If you start with samatha meditation on ‘buddho’ or any other object it may well be that after a short time you notice that it is quite difficult to keep up the meditation. There are so many other things that require attention, it’s so tempting to do something else.
Here are seven practical tips to help you give yourself a daily meditation gift.
1. Meditate Every Day
If you are a student and you go to school for one day, then seven days not, then again etc., then in no time you will have no idea what the lesson is about. The same applies to meditation.
It’s very important to keep the flywheel in motion through daily meditation, otherwise you’re always trying to connect with the previous session instead of going through a steady mental development.
Once you skip a session it becomes easier to do it again the next time.
Try to develop the attitude to sit down daily and recognize the reasons not to do this as the excuses they usually are.
Don’t fool yourself.
If you don’t feel like it, just sit down anyway. If you don’t have time, probably nonsense, you probably have a few minutes, so just sit down.
Don’t fall into the trap of “not this once”.
We humans benefit a lot from routine. When meditation has become a habit, it helps us get through the ups and downs of the process.
If daily meditation has become as normal as brushing your teeth, then you are on the right track. It doesn’t have to be special, spectacular, relaxing or anything at all.
Just sit down and try, no matter what the result, every day.
2. Same Place, Same Time
It can help if you have a fixed place and a slightly fixed time. A fixed place can be anything, whether it’s a cushion in the corner of the room or a separate building.
The important thing is that it is a place that completely connects you to meditation. As soon as you walk there you know that you are going to give yourself a present, when you sit down it is the umpteenth time that you patiently enter the process in that place with your own qualities and limitations.
In this way you take a first step in the preparation for the meditation.
Of course it is fine if you meditate at a different time every day, but experience shows that a relatively fixed time helps to sharpen a routine.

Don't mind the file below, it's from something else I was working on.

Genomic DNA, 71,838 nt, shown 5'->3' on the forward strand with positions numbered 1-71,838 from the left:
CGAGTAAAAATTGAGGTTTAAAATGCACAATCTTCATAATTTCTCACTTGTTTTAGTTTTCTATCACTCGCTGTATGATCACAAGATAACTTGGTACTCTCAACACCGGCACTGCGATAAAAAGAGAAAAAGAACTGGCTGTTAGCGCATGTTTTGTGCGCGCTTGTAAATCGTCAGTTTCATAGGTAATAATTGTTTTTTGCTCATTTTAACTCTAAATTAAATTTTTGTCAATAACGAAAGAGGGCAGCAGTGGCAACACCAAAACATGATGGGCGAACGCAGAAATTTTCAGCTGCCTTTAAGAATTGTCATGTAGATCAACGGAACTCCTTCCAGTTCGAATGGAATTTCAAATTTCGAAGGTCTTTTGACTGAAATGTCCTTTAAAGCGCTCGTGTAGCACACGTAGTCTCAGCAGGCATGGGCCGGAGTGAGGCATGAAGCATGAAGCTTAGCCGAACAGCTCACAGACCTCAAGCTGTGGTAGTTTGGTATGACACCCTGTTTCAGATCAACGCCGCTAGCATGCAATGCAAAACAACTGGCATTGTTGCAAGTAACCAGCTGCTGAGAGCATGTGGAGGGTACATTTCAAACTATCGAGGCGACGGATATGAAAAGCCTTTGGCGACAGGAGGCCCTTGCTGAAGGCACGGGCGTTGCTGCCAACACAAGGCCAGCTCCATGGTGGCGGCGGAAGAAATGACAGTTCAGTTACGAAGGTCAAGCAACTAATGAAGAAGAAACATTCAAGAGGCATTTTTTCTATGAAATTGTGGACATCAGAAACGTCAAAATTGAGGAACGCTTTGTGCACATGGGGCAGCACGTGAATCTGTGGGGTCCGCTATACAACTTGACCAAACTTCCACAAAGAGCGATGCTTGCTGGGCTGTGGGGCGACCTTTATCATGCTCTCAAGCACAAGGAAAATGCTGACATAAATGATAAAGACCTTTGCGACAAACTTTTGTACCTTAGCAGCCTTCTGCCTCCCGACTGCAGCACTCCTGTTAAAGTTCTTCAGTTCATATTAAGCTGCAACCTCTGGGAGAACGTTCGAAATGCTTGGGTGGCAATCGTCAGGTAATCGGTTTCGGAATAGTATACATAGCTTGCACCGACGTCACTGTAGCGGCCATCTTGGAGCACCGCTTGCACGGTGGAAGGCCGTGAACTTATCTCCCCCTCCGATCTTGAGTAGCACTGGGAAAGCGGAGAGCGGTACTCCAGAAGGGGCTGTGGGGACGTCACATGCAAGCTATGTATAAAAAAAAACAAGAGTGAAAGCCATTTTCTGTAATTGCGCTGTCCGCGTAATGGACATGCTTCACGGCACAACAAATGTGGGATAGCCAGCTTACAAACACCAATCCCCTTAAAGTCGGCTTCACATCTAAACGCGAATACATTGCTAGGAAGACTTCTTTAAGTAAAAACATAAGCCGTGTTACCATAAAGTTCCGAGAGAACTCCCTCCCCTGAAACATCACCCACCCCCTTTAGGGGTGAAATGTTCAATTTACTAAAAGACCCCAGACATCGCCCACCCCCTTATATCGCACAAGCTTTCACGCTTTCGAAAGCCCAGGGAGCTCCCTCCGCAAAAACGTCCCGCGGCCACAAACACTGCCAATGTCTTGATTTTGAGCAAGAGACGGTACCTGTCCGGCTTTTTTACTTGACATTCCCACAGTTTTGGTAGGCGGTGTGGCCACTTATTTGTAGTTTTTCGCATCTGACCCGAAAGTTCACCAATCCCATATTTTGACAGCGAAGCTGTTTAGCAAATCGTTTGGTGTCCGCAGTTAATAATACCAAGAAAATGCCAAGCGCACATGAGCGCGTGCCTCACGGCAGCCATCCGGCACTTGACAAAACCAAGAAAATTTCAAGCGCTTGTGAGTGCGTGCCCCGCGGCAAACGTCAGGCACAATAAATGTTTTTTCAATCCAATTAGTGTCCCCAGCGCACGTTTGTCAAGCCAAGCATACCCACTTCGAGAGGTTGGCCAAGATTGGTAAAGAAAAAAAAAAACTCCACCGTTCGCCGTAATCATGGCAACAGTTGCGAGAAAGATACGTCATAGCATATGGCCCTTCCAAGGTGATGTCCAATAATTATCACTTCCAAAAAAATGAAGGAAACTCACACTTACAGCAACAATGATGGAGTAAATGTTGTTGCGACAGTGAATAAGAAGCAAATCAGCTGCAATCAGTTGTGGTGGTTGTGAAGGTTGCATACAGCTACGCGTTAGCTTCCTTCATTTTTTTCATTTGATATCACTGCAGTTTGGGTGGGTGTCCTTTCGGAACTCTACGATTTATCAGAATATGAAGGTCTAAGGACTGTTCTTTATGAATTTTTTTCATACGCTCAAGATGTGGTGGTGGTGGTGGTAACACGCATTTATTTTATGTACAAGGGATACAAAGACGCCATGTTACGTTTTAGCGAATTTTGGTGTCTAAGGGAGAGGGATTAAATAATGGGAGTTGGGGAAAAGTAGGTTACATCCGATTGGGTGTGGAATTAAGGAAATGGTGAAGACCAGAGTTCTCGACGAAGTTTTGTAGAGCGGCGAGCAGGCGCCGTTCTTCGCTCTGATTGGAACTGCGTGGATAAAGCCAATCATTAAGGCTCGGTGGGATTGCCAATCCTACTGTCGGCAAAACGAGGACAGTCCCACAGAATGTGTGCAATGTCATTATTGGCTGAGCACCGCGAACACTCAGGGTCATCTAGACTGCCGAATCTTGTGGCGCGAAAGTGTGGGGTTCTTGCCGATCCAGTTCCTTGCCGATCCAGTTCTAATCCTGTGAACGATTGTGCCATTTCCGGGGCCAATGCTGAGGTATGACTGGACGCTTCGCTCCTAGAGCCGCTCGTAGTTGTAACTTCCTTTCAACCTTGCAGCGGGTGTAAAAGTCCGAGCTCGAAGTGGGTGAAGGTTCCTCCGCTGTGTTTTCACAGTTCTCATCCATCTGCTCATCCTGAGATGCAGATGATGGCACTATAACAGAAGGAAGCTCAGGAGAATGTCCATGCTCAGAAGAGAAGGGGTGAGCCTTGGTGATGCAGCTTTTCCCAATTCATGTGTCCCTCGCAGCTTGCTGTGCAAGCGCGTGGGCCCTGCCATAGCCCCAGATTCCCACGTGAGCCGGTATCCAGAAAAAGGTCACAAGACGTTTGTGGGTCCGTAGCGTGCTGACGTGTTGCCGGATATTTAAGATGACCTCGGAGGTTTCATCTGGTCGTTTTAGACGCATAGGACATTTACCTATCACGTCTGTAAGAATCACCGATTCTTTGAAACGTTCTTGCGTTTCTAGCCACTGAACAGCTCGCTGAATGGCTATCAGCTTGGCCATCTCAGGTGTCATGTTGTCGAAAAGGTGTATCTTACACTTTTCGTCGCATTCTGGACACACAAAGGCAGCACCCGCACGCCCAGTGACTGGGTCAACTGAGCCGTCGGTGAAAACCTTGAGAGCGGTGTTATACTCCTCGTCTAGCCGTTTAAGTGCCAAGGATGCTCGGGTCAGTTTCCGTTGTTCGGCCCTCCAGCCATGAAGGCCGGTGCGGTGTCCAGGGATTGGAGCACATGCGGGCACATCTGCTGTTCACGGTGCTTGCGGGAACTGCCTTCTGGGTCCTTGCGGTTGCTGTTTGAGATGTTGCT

It is of course great if your personal circumstances allow you to meditate twice a day, in the morning and evening, but don’t feel guilty if that doesn’t work out.
Celebrate the moment when you have been able to give the meditation a permanent place in your busy life, it is a huge gain.
3. Do Not Look at the Clock
When you sit down, you can decide how long you want (or can) sit. If you have been meditating for some time and have no appointments and a lot of time you can choose not to set an alarm clock and follow the natural energy of your consciousness.
In the beginning, however, it is useful to choose a time, for example 15 or 20 minutes.
Don’t aim too high in the beginning.
It is better to start quietly and to extend when it feels good, than to immediately want too much and then to burn out and quit.
Set an alarm clock, make sure (consciously) that the time is running, put the alarm clock away and don’t look at it anymore.
It may very well be that five minutes feel like half an hour, just as half an hour can feel like five minutes. The moment you look at your alarm clock you will only be busy with time and you might as well stop.
If you notice that you have a tendency to look at the alarm clock, that thoughts such as “well, those 20 minutes should be gone by now anyway,” then the exercise is to let this go and return to your meditation object. Over and over again.